By 3, many children resist naps. We've got some tips on how to get your little one to cooperate with some "quiet time" every day.
little boy sleeping
Credit: iStock

By now, you've probably grown so accustomed to your child's daily nap and the private time it affords you that you're not ready to give it up. But many 3-year-olds are. That doesn't mean you can't -- or shouldn't -- schedule a rest period every day, however. A half-hour or 45-minute break can be very refreshing for both parent and child. Just don't expect it to always go smoothly.

Since 3-year-olds often believe that big kids don't need naps, you should call this period something else: quiet time, rest time, or private time, for instance. Explain to her that you need it as much as she does; that will make her feel more grown up.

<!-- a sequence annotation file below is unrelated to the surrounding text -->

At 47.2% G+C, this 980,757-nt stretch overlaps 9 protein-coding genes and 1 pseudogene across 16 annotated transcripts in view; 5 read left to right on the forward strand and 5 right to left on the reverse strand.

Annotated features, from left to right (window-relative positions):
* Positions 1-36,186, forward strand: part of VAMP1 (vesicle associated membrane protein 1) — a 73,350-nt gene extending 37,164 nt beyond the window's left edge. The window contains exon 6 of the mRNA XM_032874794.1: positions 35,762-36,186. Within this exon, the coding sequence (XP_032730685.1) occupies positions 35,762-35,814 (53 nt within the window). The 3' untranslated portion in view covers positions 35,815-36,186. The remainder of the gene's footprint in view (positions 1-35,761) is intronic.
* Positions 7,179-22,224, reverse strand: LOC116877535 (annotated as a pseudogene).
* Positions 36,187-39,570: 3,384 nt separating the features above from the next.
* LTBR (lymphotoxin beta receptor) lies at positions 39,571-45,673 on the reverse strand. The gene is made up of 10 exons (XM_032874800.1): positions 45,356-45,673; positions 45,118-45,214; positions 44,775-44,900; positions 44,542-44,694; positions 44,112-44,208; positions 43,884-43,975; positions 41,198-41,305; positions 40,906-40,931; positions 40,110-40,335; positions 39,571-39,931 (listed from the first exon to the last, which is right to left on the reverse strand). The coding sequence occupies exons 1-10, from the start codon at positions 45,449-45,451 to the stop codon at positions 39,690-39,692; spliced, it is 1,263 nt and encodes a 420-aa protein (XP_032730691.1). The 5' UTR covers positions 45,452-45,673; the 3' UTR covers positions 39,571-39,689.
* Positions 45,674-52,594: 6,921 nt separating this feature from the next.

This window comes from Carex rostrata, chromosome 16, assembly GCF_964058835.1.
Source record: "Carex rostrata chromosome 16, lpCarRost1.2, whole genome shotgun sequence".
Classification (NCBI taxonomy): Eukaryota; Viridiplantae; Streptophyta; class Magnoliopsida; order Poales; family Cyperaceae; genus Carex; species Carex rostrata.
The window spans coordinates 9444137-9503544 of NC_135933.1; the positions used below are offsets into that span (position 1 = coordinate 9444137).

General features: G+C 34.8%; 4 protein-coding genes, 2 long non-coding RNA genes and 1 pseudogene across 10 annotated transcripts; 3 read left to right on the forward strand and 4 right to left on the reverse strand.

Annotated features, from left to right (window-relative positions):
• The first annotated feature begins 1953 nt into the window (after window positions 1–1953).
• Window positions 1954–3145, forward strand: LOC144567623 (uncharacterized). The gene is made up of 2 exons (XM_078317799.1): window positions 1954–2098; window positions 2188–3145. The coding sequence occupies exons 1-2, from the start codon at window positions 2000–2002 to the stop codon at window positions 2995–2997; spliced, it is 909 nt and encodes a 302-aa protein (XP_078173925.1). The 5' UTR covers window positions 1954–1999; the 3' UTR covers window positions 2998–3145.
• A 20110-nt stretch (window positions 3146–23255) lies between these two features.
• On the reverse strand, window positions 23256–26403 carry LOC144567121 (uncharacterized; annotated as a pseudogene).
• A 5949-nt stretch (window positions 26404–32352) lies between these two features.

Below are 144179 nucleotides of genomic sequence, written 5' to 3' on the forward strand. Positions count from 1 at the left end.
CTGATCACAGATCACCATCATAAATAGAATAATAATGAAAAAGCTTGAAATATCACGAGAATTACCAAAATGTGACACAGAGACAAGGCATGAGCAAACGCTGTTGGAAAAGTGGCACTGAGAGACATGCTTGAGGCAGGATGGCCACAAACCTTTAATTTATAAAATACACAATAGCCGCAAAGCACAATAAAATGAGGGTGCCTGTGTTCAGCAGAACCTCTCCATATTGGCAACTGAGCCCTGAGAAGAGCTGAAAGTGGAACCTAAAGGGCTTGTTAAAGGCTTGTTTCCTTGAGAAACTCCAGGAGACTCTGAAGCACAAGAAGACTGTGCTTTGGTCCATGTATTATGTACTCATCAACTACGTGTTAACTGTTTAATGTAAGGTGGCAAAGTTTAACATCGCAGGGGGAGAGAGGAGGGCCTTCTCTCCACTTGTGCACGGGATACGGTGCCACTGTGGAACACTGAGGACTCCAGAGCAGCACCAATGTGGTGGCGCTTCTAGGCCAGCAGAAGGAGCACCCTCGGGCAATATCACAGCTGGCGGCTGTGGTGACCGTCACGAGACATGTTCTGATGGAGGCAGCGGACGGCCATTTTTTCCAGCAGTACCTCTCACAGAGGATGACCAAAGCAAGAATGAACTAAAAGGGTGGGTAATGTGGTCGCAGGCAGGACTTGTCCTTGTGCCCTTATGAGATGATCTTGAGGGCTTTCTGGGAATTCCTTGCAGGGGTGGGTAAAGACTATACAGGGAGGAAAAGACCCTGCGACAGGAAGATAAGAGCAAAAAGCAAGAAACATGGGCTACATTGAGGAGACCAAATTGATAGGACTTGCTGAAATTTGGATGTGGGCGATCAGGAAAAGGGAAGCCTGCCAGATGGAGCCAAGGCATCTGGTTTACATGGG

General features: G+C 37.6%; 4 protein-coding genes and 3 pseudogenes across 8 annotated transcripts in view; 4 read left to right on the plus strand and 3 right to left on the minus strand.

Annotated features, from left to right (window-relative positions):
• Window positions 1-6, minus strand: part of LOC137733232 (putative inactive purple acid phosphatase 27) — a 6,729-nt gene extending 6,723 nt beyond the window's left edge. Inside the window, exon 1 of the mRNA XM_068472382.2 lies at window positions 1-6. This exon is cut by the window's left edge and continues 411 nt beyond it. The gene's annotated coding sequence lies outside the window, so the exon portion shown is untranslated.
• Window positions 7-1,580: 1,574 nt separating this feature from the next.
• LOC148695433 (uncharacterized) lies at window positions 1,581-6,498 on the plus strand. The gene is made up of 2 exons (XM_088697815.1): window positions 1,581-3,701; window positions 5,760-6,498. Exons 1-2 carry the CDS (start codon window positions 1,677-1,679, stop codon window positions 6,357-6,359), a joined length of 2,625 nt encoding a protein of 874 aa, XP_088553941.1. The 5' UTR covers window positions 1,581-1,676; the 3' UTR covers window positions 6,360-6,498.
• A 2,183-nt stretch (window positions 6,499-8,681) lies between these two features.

Also explain that she doesn't have to go to sleep but that she must stay in her room and play quietly for a set period. (Use a timer to provide your child with a concrete gauge of time.)

For an extremely active or resistant child, offer special toys -- books, puzzles, dolls -- that he is allowed to play with only during this quiet time of day. Or allow your child to choose his own toys. A daily ritual of selecting playthings or winding down with a story can help ease the switch to relaxation.

All content here, including advice from doctors and other health professionals, should be considered as opinion only. Always seek the direct advice of your own doctor in connection with any questions or issues you may have regarding your own health or the health of others.